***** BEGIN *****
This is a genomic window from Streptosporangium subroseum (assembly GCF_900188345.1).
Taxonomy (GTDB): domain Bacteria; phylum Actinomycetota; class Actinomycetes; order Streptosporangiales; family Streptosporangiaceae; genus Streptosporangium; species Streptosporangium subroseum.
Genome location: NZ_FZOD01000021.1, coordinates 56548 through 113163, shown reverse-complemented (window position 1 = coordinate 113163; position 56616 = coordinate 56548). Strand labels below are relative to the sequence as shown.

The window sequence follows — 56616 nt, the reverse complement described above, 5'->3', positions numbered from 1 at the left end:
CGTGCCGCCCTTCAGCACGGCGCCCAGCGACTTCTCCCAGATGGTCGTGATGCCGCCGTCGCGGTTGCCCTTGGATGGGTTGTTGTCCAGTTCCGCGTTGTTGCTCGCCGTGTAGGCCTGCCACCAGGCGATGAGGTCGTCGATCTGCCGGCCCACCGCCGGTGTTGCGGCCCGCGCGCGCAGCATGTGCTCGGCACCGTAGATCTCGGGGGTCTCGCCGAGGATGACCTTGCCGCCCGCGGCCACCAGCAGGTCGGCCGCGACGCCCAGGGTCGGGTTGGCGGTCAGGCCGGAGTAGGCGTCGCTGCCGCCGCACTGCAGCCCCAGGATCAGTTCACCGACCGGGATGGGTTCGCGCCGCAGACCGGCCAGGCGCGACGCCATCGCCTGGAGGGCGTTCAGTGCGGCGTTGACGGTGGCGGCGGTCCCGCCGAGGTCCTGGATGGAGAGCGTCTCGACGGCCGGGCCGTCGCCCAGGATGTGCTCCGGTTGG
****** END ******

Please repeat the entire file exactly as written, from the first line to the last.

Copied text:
This is a genomic window from Streptosporangium subroseum (assembly GCF_900188345.1).
Taxonomy (GTDB): domain Bacteria; phylum Actinomycetota; class Actinomycetes; order Streptosporangiales; family Streptosporangiaceae; genus Streptosporangium; species Streptosporangium subroseum.
Genome location: NZ_FZOD01000021.1, coordinates 56548 through 113163, shown reverse-complemented (window position 1 = coordinate 113163; position 56616 = coordinate 56548). Strand labels below are relative to the sequence as shown.

The window sequence follows — 56616 nt, the reverse complement described above, 5'->3', positions numbered from 1 at the left end:
CGTGCCGCCCTTCAGCACGGCGCCCAGCGACTTCTCCCAGATGGTCGTGATGCCGCCGTCGCGGTTGCCCTTGGATGGGTTGTTGTCCAGTTCCGCGTTGTTGCTCGCCGTGTAGGCCTGCCACCAGGCGATGAGGTCGTCGATCTGCCGGCCCACCGCCGGTGTTGCGGCCCGCGCGCGCAGCATGTGCTCGGCACCGTAGATCTCGGGGGTCTCGCCGAGGATGACCTTGCCGCCCGCGGCCACCAGCAGGTCGGCCGCGACGCCCAGGGTCGGGTTGGCGGTCAGGCCGGAGTAGGCGTCGCTGCCGCCGCACTGCAGCCCCAGGATCAGTTCACCGACCGGGATGGGTTCGCGCCGCAGACCGGCCAGGCGCGACGCCATCGCCTGGAGGGCGTTCAGTGCGGCGTTGACGGTGGCGGCGGTCCCGCCGAGGTCCTGGATGGAGAGCGTCTCGACGGCCGGGCCGTCGCCCAGGATGTGCTCCGGTTGG